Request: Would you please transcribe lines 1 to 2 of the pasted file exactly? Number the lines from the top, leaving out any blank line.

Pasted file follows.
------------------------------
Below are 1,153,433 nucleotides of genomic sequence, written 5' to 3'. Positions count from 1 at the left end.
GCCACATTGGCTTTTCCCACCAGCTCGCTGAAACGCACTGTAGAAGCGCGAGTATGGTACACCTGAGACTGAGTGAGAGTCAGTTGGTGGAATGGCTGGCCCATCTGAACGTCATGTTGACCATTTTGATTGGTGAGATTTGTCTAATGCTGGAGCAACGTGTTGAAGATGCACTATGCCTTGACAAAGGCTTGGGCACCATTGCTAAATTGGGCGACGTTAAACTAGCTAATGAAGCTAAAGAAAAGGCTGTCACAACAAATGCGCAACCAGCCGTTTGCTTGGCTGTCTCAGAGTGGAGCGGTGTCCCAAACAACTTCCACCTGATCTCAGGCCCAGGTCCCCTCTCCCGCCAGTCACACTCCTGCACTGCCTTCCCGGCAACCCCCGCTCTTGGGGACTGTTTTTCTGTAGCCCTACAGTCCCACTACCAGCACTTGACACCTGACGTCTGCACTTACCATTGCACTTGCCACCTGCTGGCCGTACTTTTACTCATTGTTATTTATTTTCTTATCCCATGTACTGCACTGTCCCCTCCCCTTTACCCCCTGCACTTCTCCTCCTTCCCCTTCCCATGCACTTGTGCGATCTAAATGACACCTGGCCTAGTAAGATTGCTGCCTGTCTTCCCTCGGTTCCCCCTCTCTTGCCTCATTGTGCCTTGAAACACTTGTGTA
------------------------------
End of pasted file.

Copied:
Below are 1,153,433 nucleotides of genomic sequence, written 5' to 3'. Positions count from 1 at the left end.
GCCACATTGGCTTTTCCCACCAGCTCGCTGAAACGCACTGTAGAAGCGCGAGTATGGTACACCTGAGACTGAGTGAGAGTCAGTTGGTGGAATGGCTGGCCCATCTGAACGTCATGTTGACCATTTTGATTGGTGAGATTTGTCTAATGCTGGAGCAACGTGTTGAAGATGCACTATGCCTTGACAAAGGCTTGGGCACCATTGCTAAATTGGGCGACGTTAAACTAGCTAATGAAGCTAAAGAAAAGGCTGTCACAACAAATGCGCAACCAGCCGTTTGCTTGGCTGTCTCAGAGTGGAGCGGTGTCCCAAACAACTTCCACCTGATCTCAGGCCCAGGTCCCCTCTCCCGCCAGTCACACTCCTGCACTGCCTTCCCGGCAACCCCCGCTCTTGGGGACTGTTTTTCTGTAGCCCTACAGTCCCACTACCAGCACTTGACACCTGACGTCTGCACTTACCATTGCACTTGCCACCTGCTGGCCGTACTTTTACTCATTGTTATTTATTTTCTTATCCCATGTACTGCACTGTCCCCTCCCCTTTACCCCCTGCACTTCTCCTCCTTCCCCTTCCCATGCACTTGTGCGATCTAAATGACACCTGGCCTAGTAAGATTGCTGCCTGTCTTCCCTCGGTTCCCCCTCTCTTGCCTCATTGTGCCTTGAAACACTTGTGTA